Vigil of the First Sunday of Lent

by Sister Cecilia Olson, OSB

February 17, 2024

To make a permanent commitment is risky; we have no guarantees and no way of knowing what lies ahead.  And yet it’s not a rare occurrence; couples pronounce their wedding vows, men and women pronounce vows to a religious community. What prompts us to take the plunge? Is it not that our trust and our love for this specific person or this specific way of life has become so much a part of us that we are willing to take a leap of faith?

In our Gospel, Jesus announces that the Kingdom of God is at hand and then He tells us very directly what is required for this commitment: “Repent and believe the Gospel.” 

The Hebrew word for repent is teshuva; it means to return, to come back. Contrition, and making amends are a part of repentance, but perhaps the most difficult part is that I must honestly admit that I’ve drifted off course; that where I am is not where I want to be and to return I must change.

Remember a time you didn’t follow the directions your cell phone gave and out of nowhere a voice says: “Reconfigure! Reconfigure.”  Real repentance is to reconfigure our hearts. No one can do this for us nor is anyone else to blame that we’ve wandered off the path. Pope Francis reminds us of this when he said: “How often we blame others, society, the world, for everything that happens to us. It is always the fault of others. We spend time assigning blame, but spending time blaming others is wasting time. We become angry, bitter and keep God away from our heart.”   

 Jesus tells us how this reconfiguring comes about: “believe in the Gospel.”  This is not some intellectual assent to doctrines and creeds; to believe in the Gospel is to hand our life completely over to the God of infinite love revealed in Jesus. To believe in the Gospel is to be open to daily conversatio. There is no time off with this belief; it must be put into practice day after day after day. It reminds me of the story about the great violinist Fritz Kreisler.  Following one of his recitals, a woman came up to him and said: “I’d give my life to play as beautifully as you!” “Madam”, Kreisler replied, “I have given my life to play like this!”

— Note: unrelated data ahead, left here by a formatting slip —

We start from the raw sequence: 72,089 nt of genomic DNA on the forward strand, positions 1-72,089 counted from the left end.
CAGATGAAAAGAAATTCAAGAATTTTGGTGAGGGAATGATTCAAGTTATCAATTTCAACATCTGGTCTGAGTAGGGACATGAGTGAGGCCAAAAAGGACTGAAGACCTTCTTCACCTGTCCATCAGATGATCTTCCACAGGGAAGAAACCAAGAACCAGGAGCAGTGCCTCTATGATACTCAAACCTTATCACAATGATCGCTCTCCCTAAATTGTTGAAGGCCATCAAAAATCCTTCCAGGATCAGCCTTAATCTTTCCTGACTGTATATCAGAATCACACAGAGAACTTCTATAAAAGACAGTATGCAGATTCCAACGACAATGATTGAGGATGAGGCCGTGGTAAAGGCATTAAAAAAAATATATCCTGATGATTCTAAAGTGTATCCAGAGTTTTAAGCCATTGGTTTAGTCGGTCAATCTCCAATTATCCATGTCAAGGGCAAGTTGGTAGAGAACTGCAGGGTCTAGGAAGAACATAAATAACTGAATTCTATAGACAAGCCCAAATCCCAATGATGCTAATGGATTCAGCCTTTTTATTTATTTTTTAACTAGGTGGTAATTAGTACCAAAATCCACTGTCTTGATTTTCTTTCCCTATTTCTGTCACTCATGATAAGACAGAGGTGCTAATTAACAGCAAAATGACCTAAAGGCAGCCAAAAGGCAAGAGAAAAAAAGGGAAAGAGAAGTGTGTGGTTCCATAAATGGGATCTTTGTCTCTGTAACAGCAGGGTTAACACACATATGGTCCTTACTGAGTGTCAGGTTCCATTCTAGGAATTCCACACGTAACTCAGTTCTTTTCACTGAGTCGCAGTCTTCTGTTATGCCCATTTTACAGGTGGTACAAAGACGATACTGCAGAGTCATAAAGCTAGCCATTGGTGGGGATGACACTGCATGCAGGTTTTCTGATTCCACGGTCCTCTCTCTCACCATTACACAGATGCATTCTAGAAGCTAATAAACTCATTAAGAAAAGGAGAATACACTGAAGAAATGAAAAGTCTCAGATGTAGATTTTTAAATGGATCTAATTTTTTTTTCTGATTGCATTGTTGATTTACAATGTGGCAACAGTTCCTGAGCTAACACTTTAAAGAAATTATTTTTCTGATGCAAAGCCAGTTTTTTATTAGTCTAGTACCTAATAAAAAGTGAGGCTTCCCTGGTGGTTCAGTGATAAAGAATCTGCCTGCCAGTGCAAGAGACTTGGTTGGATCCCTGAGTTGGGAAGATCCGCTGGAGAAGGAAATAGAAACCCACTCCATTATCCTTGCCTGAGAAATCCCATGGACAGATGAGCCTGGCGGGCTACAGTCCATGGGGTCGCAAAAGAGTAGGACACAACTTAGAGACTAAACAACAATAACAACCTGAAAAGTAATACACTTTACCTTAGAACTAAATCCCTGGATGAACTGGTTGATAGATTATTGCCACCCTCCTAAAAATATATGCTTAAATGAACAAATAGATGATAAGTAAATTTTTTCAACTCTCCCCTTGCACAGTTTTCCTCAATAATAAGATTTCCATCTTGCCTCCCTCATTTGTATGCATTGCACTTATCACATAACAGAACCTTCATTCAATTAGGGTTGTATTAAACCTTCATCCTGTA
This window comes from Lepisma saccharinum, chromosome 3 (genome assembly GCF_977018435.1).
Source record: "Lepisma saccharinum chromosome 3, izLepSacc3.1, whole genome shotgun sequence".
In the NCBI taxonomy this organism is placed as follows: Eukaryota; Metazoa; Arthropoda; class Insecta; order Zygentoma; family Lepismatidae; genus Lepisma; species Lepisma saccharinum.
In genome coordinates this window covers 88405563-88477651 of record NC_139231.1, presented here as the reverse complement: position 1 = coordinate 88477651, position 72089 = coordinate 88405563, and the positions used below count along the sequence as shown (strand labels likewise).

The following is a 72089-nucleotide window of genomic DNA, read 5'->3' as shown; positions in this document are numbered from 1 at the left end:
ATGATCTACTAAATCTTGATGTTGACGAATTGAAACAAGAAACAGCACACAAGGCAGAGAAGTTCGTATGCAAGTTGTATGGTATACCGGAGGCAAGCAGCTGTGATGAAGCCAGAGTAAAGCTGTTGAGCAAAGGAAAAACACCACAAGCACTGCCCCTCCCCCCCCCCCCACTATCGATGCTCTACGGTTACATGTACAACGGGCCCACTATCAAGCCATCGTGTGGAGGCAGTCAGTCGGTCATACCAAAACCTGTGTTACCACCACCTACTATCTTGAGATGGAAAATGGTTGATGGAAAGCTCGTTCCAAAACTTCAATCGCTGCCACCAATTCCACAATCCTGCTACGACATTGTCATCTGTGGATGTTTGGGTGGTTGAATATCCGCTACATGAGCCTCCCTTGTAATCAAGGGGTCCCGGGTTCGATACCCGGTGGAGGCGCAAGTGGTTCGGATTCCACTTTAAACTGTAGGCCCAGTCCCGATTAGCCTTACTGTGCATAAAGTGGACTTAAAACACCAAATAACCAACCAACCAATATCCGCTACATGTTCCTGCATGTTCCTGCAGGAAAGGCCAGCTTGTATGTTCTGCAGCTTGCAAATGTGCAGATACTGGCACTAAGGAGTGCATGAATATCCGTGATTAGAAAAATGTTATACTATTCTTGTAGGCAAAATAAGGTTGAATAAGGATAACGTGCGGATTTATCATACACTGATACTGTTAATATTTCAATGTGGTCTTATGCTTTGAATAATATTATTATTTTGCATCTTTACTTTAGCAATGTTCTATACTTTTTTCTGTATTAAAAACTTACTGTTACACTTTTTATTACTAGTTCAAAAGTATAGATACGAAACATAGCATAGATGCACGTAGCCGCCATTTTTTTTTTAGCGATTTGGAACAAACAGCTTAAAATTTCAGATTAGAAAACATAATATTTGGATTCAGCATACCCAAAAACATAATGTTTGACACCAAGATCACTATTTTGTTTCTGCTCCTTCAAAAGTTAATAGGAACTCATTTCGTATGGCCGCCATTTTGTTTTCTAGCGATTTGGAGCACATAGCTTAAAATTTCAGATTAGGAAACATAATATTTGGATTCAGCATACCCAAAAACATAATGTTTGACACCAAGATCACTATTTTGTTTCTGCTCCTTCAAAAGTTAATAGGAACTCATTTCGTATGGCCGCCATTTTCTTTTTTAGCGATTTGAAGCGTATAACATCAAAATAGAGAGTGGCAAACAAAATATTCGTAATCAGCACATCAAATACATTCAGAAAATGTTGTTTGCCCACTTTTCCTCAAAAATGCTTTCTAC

We need Lent. Which of us has not at times drifted from our commitment to be women of the Gospel? Just as Jesus “was driven into the desert,” we too need times of solitude and prayer, times to allow God’s Word to untie the knots in our hearts. We need Lent to practice fasting and almsgiving to raise our awareness of how much we have and how little so many others have. And we need Lent to prepare. Lent is not an isolated liturgical season. It’s the time when together we ready our hearts for the culmination of these 40 days, the Easter Triduum, where unlike any other time of the  Church year, we remember God’s commitment to us and renew our commitment to walk the path made and shaped by the life, death and resurrection of Jesus.

Lent is not an endurance test, a time of doom and gloom, a time to wear what Pope Francis calls “a funeral face.”  It’s about changing and reconfiguring our hearts so that, with the Gospel as our guide, we can continue to “run the path of God’s commandments, our hearts overflowing with the inexpressible delight of love.

Lent is not a time of sadness. St. Benedict reminds us of this when he wrote in chapter 49: “let us look forward to holy Easter with joy and spiritual longing.” With those words in mind, I think it makes perfect sense to say: “Happy Reconfiguring and a Blessed Lent for us all!


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